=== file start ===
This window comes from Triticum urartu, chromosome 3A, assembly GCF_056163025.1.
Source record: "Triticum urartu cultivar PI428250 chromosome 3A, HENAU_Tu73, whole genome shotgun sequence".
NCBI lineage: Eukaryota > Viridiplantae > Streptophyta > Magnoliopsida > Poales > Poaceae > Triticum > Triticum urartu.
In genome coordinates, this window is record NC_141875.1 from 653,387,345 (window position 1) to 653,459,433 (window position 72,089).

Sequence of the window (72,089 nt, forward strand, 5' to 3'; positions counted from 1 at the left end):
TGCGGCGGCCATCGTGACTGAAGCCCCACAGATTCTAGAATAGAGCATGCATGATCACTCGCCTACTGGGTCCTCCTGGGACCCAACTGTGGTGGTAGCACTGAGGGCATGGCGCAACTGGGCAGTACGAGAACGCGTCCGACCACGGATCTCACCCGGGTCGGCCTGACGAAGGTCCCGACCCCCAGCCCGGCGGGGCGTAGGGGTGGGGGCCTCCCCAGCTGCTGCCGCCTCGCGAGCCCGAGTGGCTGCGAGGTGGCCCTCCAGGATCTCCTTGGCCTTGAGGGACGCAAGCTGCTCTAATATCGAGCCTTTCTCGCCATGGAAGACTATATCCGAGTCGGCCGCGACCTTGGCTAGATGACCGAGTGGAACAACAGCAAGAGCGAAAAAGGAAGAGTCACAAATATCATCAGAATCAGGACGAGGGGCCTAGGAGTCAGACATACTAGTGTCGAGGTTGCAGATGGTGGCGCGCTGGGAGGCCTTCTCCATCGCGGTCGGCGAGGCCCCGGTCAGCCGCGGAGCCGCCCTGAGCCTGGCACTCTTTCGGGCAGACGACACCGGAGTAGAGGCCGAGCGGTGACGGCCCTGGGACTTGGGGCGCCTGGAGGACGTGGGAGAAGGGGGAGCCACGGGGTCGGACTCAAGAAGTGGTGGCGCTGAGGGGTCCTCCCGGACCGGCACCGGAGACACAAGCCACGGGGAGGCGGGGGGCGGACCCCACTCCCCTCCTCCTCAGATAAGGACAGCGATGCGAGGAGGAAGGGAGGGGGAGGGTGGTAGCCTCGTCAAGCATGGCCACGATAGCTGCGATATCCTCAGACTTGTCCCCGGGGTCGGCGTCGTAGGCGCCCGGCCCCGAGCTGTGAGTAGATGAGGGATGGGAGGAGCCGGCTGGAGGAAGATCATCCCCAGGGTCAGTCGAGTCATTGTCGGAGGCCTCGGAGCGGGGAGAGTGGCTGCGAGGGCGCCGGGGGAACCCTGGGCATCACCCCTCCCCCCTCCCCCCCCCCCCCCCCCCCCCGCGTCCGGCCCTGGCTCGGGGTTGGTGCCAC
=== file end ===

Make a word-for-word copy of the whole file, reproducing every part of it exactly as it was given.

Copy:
This window comes from Triticum urartu, chromosome 3A, assembly GCF_056163025.1.
Source record: "Triticum urartu cultivar PI428250 chromosome 3A, HENAU_Tu73, whole genome shotgun sequence".
NCBI lineage: Eukaryota > Viridiplantae > Streptophyta > Magnoliopsida > Poales > Poaceae > Triticum > Triticum urartu.
In genome coordinates, this window is record NC_141875.1 from 653,387,345 (window position 1) to 653,459,433 (window position 72,089).

Sequence of the window (72,089 nt, forward strand, 5' to 3'; positions counted from 1 at the left end):
TGCGGCGGCCATCGTGACTGAAGCCCCACAGATTCTAGAATAGAGCATGCATGATCACTCGCCTACTGGGTCCTCCTGGGACCCAACTGTGGTGGTAGCACTGAGGGCATGGCGCAACTGGGCAGTACGAGAACGCGTCCGACCACGGATCTCACCCGGGTCGGCCTGACGAAGGTCCCGACCCCCAGCCCGGCGGGGCGTAGGGGTGGGGGCCTCCCCAGCTGCTGCCGCCTCGCGAGCCCGAGTGGCTGCGAGGTGGCCCTCCAGGATCTCCTTGGCCTTGAGGGACGCAAGCTGCTCTAATATCGAGCCTTTCTCGCCATGGAAGACTATATCCGAGTCGGCCGCGACCTTGGCTAGATGACCGAGTGGAACAACAGCAAGAGCGAAAAAGGAAGAGTCACAAATATCATCAGAATCAGGACGAGGGGCCTAGGAGTCAGACATACTAGTGTCGAGGTTGCAGATGGTGGCGCGCTGGGAGGCCTTCTCCATCGCGGTCGGCGAGGCCCCGGTCAGCCGCGGAGCCGCCCTGAGCCTGGCACTCTTTCGGGCAGACGACACCGGAGTAGAGGCCGAGCGGTGACGGCCCTGGGACTTGGGGCGCCTGGAGGACGTGGGAGAAGGGGGAGCCACGGGGTCGGACTCAAGAAGTGGTGGCGCTGAGGGGTCCTCCCGGACCGGCACCGGAGACACAAGCCACGGGGAGGCGGGGGGCGGACCCCACTCCCCTCCTCCTCAGATAAGGACAGCGATGCGAGGAGGAAGGGAGGGGGAGGGTGGTAGCCTCGTCAAGCATGGCCACGATAGCTGCGATATCCTCAGACTTGTCCCCGGGGTCGGCGTCGTAGGCGCCCGGCCCCGAGCTGTGAGTAGATGAGGGATGGGAGGAGCCGGCTGGAGGAAGATCATCCCCAGGGTCAGTCGAGTCATTGTCGGAGGCCTCGGAGCGGGGAGAGTGGCTGCGAGGGCGCCGGGGGAACCCTGGGCATCACCCCTCCCCCCTCCCCCCCCCCCCCCCCCCCCCGCGTCCGGCCCTGGCTCGGGGTTGGTGCCAC